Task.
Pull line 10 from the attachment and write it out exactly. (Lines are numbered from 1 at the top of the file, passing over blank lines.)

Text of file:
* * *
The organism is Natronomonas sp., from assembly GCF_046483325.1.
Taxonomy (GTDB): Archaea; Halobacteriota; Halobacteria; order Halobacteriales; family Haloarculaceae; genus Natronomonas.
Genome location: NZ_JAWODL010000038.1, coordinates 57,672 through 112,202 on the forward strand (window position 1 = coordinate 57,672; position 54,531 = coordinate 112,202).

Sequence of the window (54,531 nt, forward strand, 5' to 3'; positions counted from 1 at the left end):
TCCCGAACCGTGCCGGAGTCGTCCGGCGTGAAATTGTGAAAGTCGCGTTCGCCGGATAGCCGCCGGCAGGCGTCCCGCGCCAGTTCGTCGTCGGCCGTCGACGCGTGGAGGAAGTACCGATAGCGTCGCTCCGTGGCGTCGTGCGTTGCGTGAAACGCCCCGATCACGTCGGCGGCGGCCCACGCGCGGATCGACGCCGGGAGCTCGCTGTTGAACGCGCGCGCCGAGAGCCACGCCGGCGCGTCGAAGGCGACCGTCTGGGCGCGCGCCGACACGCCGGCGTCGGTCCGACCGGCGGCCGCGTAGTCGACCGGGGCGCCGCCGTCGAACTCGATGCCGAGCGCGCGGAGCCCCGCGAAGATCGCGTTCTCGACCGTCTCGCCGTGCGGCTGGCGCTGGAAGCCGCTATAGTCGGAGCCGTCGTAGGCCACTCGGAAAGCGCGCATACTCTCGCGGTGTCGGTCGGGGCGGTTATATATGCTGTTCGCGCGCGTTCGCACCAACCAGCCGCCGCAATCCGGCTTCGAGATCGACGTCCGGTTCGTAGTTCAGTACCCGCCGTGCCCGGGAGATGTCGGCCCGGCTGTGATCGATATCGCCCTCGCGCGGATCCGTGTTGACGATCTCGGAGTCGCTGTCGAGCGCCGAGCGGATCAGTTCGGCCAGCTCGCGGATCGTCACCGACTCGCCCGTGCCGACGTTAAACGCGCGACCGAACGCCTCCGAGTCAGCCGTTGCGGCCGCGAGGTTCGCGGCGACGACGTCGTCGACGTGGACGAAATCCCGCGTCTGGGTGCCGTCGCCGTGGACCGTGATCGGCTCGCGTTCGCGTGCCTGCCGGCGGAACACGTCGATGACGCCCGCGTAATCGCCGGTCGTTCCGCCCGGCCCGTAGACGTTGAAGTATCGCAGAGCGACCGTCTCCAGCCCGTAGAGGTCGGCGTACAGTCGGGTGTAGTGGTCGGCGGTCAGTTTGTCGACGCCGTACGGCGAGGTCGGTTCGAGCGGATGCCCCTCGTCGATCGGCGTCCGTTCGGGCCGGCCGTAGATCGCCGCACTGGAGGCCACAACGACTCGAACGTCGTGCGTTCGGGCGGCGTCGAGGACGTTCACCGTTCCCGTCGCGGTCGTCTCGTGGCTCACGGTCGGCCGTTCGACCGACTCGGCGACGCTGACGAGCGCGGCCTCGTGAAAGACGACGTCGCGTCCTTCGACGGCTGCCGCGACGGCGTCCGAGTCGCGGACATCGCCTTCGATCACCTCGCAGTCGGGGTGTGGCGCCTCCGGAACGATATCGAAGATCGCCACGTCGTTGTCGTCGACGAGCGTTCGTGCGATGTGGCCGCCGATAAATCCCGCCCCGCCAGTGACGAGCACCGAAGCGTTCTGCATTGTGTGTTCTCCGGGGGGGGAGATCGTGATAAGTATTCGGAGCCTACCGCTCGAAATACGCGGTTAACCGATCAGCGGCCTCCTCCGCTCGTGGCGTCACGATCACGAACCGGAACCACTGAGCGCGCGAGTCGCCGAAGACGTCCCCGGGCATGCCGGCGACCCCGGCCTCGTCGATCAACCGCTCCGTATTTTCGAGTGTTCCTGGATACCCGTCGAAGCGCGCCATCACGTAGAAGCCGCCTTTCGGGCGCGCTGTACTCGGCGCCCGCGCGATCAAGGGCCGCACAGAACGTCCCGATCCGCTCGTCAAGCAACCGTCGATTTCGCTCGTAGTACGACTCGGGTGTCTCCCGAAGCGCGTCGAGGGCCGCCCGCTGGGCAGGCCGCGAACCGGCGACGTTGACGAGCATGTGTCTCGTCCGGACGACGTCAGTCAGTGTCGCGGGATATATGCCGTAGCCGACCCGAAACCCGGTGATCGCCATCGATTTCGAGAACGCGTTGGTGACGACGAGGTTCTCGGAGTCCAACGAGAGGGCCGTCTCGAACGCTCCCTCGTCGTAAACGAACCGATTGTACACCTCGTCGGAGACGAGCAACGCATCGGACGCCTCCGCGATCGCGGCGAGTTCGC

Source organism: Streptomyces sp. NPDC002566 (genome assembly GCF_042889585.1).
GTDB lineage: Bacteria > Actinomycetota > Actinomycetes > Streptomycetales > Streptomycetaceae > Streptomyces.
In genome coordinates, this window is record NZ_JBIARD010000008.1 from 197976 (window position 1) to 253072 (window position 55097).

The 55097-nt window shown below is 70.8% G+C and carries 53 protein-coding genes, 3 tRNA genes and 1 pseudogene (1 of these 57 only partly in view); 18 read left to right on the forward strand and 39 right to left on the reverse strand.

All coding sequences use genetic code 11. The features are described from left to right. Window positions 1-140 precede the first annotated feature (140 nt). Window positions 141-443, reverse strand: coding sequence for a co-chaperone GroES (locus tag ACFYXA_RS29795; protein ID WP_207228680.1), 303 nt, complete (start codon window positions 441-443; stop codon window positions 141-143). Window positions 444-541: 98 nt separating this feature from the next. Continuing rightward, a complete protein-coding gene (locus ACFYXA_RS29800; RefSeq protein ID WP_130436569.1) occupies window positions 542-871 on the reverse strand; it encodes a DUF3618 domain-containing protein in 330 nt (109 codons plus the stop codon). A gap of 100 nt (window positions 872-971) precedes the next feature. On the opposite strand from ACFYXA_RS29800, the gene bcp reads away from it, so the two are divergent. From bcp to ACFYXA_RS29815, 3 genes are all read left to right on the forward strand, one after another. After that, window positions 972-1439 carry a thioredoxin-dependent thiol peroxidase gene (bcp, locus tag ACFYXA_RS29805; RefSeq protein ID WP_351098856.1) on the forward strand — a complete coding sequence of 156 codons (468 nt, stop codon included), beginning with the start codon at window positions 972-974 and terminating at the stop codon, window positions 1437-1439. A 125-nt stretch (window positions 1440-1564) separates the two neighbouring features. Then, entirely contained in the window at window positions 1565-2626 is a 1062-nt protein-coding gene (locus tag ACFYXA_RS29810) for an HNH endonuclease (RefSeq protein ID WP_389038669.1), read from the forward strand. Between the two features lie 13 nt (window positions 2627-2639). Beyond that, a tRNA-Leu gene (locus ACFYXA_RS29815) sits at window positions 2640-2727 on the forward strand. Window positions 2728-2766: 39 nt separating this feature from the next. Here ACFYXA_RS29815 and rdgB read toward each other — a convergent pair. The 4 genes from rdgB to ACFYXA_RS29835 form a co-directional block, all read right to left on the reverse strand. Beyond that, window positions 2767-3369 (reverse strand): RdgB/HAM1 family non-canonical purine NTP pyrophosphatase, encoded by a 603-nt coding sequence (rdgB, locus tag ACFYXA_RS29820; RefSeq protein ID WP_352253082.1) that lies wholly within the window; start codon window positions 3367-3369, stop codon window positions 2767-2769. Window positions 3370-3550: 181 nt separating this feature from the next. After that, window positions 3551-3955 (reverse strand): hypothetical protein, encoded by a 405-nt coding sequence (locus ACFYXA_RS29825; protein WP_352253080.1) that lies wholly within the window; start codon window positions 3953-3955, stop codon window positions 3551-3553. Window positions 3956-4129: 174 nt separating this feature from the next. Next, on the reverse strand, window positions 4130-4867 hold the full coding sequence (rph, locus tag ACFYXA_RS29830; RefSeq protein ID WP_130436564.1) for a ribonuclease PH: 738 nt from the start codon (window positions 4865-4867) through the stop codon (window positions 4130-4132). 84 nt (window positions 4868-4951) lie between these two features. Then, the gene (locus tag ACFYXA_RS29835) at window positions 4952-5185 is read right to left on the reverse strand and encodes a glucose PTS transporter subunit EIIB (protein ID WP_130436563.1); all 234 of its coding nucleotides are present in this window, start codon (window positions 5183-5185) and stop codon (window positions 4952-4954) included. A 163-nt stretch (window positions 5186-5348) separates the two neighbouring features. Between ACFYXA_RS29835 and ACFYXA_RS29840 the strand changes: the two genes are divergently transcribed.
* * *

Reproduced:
All coding sequences use genetic code 11. The features are described from left to right. Window positions 1-140 precede the first annotated feature (140 nt). Window positions 141-443, reverse strand: coding sequence for a co-chaperone GroES (locus tag ACFYXA_RS29795; protein ID WP_207228680.1), 303 nt, complete (start codon window positions 441-443; stop codon window positions 141-143). Window positions 444-541: 98 nt separating this feature from the next. Continuing rightward, a complete protein-coding gene (locus ACFYXA_RS29800; RefSeq protein ID WP_130436569.1) occupies window positions 542-871 on the reverse strand; it encodes a DUF3618 domain-containing protein in 330 nt (109 codons plus the stop codon). A gap of 100 nt (window positions 872-971) precedes the next feature. On the opposite strand from ACFYXA_RS29800, the gene bcp reads away from it, so the two are divergent. From bcp to ACFYXA_RS29815, 3 genes are all read left to right on the forward strand, one after another. After that, window positions 972-1439 carry a thioredoxin-dependent thiol peroxidase gene (bcp, locus tag ACFYXA_RS29805; RefSeq protein ID WP_351098856.1) on the forward strand — a complete coding sequence of 156 codons (468 nt, stop codon included), beginning with the start codon at window positions 972-974 and terminating at the stop codon, window positions 1437-1439. A 125-nt stretch (window positions 1440-1564) separates the two neighbouring features. Then, entirely contained in the window at window positions 1565-2626 is a 1062-nt protein-coding gene (locus tag ACFYXA_RS29810) for an HNH endonuclease (RefSeq protein ID WP_389038669.1), read from the forward strand. Between the two features lie 13 nt (window positions 2627-2639). Beyond that, a tRNA-Leu gene (locus ACFYXA_RS29815) sits at window positions 2640-2727 on the forward strand. Window positions 2728-2766: 39 nt separating this feature from the next. Here ACFYXA_RS29815 and rdgB read toward each other — a convergent pair. The 4 genes from rdgB to ACFYXA_RS29835 form a co-directional block, all read right to left on the reverse strand. Beyond that, window positions 2767-3369 (reverse strand): RdgB/HAM1 family non-canonical purine NTP pyrophosphatase, encoded by a 603-nt coding sequence (rdgB, locus tag ACFYXA_RS29820; RefSeq protein ID WP_352253082.1) that lies wholly within the window; start codon window positions 3367-3369, stop codon window positions 2767-2769. Window positions 3370-3550: 181 nt separating this feature from the next. After that, window positions 3551-3955 (reverse strand): hypothetical protein, encoded by a 405-nt coding sequence (locus ACFYXA_RS29825; protein WP_352253080.1) that lies wholly within the window; start codon window positions 3953-3955, stop codon window positions 3551-3553. Window positions 3956-4129: 174 nt separating this feature from the next. Next, on the reverse strand, window positions 4130-4867 hold the full coding sequence (rph, locus tag ACFYXA_RS29830; RefSeq protein ID WP_130436564.1) for a ribonuclease PH: 738 nt from the start codon (window positions 4865-4867) through the stop codon (window positions 4130-4132). 84 nt (window positions 4868-4951) lie between these two features. Then, the gene (locus tag ACFYXA_RS29835) at window positions 4952-5185 is read right to left on the reverse strand and encodes a glucose PTS transporter subunit EIIB (protein ID WP_130436563.1); all 234 of its coding nucleotides are present in this window, start codon (window positions 5183-5185) and stop codon (window positions 4952-4954) included. A 163-nt stretch (window positions 5186-5348) separates the two neighbouring features. Between ACFYXA_RS29835 and ACFYXA_RS29840 the strand changes: the two genes are divergently transcribed.